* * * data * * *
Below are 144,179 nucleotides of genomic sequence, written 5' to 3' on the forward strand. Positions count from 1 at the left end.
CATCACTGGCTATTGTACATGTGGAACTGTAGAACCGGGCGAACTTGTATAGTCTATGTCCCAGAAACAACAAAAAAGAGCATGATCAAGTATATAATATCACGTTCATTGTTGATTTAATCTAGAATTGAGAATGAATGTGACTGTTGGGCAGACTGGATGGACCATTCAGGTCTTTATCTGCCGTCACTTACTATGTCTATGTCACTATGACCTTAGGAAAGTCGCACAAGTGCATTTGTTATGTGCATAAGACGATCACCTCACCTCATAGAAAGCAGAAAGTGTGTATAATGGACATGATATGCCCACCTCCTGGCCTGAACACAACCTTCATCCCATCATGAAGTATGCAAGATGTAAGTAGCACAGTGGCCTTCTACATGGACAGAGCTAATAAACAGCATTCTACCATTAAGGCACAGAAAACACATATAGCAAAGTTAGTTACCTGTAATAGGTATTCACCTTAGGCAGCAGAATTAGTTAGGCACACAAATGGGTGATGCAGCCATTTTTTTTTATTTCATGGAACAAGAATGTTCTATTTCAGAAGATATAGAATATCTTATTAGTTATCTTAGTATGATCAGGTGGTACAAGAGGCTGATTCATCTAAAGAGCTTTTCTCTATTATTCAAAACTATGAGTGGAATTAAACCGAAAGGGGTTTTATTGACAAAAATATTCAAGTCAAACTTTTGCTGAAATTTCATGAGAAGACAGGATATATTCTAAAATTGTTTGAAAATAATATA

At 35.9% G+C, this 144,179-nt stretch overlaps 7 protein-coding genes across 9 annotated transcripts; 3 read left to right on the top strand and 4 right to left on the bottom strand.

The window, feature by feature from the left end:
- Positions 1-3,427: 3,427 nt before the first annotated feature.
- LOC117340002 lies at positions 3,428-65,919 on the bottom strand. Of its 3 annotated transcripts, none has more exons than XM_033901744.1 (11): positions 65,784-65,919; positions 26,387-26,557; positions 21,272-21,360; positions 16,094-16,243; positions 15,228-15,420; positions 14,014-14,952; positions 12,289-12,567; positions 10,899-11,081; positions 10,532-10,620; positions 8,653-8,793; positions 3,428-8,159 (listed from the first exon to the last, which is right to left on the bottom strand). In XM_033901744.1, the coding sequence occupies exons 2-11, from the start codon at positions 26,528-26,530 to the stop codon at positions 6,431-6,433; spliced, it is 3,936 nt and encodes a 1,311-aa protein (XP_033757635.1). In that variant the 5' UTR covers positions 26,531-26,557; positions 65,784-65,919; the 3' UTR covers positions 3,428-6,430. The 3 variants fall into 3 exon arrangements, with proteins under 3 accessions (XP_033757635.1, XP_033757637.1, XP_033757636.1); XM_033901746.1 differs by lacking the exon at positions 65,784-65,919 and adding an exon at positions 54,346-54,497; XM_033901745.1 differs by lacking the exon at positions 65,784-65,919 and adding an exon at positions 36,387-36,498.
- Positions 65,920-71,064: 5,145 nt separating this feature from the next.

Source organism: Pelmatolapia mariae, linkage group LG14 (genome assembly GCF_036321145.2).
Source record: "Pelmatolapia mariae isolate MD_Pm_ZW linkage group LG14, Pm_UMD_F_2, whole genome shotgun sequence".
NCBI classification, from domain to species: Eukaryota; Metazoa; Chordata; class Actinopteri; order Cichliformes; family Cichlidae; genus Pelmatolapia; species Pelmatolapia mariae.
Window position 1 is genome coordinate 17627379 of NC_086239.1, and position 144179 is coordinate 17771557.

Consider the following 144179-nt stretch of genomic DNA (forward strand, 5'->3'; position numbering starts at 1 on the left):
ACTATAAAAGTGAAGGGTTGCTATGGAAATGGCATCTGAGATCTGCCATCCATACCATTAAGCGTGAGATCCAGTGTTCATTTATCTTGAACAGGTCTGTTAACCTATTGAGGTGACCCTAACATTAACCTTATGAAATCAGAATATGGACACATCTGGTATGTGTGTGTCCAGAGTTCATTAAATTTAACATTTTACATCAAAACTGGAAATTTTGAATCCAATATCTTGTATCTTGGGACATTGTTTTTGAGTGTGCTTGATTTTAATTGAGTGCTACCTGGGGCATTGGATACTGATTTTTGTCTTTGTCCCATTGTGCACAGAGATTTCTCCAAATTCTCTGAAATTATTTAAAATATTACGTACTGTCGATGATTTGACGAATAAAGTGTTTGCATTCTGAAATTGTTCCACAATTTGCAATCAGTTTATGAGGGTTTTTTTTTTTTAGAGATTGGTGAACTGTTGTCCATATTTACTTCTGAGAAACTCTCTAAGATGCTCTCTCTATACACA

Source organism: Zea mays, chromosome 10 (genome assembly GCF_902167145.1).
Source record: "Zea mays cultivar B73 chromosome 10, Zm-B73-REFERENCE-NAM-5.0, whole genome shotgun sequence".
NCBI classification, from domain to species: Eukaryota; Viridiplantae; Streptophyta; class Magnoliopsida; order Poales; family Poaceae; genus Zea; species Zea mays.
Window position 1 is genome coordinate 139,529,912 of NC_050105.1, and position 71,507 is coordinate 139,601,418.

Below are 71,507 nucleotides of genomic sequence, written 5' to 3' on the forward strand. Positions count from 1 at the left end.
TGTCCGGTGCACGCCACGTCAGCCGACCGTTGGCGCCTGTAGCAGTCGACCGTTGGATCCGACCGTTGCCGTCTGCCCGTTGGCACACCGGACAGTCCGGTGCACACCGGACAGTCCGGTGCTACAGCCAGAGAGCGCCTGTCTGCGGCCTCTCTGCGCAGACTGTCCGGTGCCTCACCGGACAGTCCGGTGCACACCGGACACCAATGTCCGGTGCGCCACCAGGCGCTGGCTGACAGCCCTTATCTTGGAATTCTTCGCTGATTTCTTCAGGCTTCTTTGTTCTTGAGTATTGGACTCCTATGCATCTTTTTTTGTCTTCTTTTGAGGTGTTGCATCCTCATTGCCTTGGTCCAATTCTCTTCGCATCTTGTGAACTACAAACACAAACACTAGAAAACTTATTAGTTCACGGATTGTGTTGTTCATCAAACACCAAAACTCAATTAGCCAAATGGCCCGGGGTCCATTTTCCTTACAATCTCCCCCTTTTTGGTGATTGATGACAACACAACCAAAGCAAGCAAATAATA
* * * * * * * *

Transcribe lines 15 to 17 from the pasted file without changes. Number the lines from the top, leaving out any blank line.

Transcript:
Source record: "Zea mays cultivar B73 chromosome 10, Zm-B73-REFERENCE-NAM-5.0, whole genome shotgun sequence".
NCBI classification, from domain to species: Eukaryota; Viridiplantae; Streptophyta; class Magnoliopsida; order Poales; family Poaceae; genus Zea; species Zea mays.
Window position 1 is genome coordinate 139,529,912 of NC_050105.1, and position 71,507 is coordinate 139,601,418.